Elsewhere, we have discussed the “economic miracle” that if companies would simply add a female to their boardroom genetic mix, that somehow they could expect returns on equity, on invested capital or on sales would soar at statistically insignificant rates. Unless, of course, other factors alter the economic brew. Or, unless we have it backwards: that women accept board roles only after their due diligence finds the firm has already increased returns. Or, maybe it’s just a crap shoot, and these things are so blurred that we can’t see the effect for the fuzzy causes.

But, why should we care about serious economic analysis when we’re talking about Women on Boards?? When we debate economic research about women in leadership, the goal is not merely to conclude that “The Results are CLEAR!” or the “Action is REQUIRED!” The purpose of intelligent debate about research on women in the economy is exactly the same as for men: to understand why and how these things occur, to be able to forecast what can be expected in the future.

Co-relation is not causation. Statistics can be significant or not. If the data and the analysis do not support The Case for Women On Boards, then women researchers have to be willing to swallow that whole, go back to the laboratory and figure out what the data does reveal and what the analysis means to a rational male or female person. If the cake don’t bake, then we don’t eat.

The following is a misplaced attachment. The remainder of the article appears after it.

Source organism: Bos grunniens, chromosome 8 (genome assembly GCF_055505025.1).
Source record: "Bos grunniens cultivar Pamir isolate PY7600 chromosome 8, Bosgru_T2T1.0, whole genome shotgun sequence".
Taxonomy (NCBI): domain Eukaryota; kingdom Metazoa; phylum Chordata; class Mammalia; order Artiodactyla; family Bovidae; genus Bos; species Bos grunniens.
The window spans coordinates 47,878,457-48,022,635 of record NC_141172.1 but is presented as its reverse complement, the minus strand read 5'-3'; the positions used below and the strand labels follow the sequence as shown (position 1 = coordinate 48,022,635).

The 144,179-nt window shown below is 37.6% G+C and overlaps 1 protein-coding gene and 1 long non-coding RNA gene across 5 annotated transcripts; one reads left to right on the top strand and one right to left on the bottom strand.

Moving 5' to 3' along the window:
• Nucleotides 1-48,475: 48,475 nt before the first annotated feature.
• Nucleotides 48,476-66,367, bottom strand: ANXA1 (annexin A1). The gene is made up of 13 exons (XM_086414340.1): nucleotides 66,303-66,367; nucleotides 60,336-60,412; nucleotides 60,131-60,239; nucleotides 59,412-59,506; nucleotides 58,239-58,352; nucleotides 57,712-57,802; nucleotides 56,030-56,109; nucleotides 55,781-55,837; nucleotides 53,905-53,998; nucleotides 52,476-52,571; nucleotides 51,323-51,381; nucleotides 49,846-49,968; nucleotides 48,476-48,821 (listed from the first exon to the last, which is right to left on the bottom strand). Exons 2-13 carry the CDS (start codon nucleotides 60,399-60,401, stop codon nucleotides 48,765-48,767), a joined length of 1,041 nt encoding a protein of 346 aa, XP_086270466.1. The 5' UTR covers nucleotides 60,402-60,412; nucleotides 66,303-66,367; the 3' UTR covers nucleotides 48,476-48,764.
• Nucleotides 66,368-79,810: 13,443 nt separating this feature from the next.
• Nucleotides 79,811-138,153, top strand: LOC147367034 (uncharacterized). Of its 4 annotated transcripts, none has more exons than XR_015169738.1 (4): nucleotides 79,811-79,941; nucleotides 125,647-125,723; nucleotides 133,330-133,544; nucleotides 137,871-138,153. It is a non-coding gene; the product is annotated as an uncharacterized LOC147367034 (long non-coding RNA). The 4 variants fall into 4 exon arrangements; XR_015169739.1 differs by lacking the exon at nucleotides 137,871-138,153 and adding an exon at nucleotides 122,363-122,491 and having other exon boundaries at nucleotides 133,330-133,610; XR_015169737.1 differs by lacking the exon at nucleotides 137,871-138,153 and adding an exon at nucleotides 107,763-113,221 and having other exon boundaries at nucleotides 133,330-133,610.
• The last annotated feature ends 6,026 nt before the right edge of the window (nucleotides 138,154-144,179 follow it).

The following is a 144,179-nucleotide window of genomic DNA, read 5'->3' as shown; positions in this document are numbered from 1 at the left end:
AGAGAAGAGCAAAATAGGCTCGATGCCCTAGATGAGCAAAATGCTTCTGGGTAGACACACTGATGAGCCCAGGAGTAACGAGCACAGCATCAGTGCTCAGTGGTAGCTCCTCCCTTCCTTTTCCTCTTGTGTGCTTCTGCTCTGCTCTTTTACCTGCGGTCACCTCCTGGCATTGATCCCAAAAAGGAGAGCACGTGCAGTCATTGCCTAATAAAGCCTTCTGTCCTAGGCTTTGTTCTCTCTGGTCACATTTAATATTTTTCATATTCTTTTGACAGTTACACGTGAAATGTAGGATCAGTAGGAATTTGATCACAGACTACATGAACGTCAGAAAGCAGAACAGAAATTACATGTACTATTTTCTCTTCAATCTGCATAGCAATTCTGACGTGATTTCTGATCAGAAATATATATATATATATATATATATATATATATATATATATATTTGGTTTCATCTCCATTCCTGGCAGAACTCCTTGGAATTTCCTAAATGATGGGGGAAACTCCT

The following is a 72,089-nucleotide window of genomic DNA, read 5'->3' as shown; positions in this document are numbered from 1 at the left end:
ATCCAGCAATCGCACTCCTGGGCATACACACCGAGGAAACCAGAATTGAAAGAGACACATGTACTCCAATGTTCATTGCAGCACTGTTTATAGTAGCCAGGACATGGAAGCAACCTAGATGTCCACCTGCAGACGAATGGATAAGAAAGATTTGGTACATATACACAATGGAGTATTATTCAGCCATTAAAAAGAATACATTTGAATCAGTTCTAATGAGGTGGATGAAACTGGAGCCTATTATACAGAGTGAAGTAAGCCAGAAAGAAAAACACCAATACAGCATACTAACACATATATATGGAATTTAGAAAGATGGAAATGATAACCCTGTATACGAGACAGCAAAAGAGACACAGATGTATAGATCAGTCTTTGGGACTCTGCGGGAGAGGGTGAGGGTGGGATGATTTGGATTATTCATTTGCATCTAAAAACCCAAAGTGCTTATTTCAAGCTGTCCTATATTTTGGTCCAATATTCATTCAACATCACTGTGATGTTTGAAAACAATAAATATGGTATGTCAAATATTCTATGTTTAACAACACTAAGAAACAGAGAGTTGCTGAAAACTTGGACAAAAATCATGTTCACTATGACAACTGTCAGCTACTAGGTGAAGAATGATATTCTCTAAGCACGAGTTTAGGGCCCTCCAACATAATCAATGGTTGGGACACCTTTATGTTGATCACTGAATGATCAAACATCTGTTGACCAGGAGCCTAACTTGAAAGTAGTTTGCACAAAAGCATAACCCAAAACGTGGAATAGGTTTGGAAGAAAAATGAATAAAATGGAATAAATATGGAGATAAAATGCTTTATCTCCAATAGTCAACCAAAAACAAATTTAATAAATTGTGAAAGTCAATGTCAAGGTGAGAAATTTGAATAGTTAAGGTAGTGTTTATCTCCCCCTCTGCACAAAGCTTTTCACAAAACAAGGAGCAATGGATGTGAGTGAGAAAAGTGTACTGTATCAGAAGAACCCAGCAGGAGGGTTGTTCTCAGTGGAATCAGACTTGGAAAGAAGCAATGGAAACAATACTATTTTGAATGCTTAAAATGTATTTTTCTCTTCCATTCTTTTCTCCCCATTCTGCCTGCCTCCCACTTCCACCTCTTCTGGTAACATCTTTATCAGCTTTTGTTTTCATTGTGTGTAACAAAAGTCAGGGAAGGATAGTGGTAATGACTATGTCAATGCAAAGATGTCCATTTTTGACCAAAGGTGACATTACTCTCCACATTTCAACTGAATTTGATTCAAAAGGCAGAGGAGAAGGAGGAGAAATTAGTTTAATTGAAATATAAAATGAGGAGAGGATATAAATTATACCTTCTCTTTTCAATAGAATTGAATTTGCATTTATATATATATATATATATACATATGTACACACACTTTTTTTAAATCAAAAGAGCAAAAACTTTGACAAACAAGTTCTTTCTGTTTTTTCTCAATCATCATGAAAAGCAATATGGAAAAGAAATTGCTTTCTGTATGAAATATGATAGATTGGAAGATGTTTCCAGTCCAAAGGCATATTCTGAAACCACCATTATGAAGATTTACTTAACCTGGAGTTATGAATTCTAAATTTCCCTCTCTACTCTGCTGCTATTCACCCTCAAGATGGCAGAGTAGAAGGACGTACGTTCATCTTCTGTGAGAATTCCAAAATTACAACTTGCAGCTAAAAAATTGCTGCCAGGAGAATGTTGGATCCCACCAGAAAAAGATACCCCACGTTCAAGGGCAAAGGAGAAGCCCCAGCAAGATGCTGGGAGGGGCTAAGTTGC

Anything short of good economic analysis would constitute reverse gender profiling. That’s as unacceptable as any other profiling or cherry-picking only the data or the people with whom we prefer to associate. We need to know what was the cause, what was the effect and what is the true nature of the interaction? We need to be able to repeat these research findings in the other halls and gatherings in order to ensure credibility for quality economic analysis of women in the business marketplace.

Friday, October 5, 2007

Clearing the Hurdles

Clearing the Hurdles: Women Building High-Growth Businesses (Financial Times, Pearson Education Inc.: 2004) by Candida Brush (Boston University), Nancy M. Carter (U. of St. Thomas), Elizabeth Gatewood (Indiana University), Patricia G. Greene (Babson College) and Myra M Hart (Harvard Business School).

One of the best parts of this book is its willingness to ask the tough questions. For too long, we have heard only the myths and negative stereotypes held out as gospel truth -- it has been discouraging to study women in leadership. The other impressive part of the book is its positive tone: anything is possible as demonstrated by real women in the real world running real businesses very very successfully.